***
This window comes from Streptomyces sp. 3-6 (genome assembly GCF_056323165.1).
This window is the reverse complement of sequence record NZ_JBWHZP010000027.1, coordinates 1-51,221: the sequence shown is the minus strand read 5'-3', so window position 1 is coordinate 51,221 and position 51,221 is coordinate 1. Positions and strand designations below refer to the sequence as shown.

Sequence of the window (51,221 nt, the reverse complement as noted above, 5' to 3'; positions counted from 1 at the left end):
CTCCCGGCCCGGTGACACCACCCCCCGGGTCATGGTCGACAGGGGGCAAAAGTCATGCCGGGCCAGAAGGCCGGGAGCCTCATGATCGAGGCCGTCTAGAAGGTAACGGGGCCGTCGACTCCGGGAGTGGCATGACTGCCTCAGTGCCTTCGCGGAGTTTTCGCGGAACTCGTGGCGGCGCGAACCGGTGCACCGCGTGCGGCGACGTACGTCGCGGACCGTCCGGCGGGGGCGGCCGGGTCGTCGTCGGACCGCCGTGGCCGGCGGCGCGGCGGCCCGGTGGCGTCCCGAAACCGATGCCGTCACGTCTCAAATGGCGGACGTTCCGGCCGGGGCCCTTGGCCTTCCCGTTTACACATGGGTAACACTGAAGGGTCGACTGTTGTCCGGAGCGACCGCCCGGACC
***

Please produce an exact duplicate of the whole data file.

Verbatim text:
This window comes from Streptomyces sp. 3-6 (genome assembly GCF_056323165.1).
This window is the reverse complement of sequence record NZ_JBWHZP010000027.1, coordinates 1-51,221: the sequence shown is the minus strand read 5'-3', so window position 1 is coordinate 51,221 and position 51,221 is coordinate 1. Positions and strand designations below refer to the sequence as shown.

Sequence of the window (51,221 nt, the reverse complement as noted above, 5' to 3'; positions counted from 1 at the left end):
CTCCCGGCCCGGTGACACCACCCCCCGGGTCATGGTCGACAGGGGGCAAAAGTCATGCCGGGCCAGAAGGCCGGGAGCCTCATGATCGAGGCCGTCTAGAAGGTAACGGGGCCGTCGACTCCGGGAGTGGCATGACTGCCTCAGTGCCTTCGCGGAGTTTTCGCGGAACTCGTGGCGGCGCGAACCGGTGCACCGCGTGCGGCGACGTACGTCGCGGACCGTCCGGCGGGGGCGGCCGGGTCGTCGTCGGACCGCCGTGGCCGGCGGCGCGGCGGCCCGGTGGCGTCCCGAAACCGATGCCGTCACGTCTCAAATGGCGGACGTTCCGGCCGGGGCCCTTGGCCTTCCCGTTTACACATGGGTAACACTGAAGGGTCGACTGTTGTCCGGAGCGACCGCCCGGACC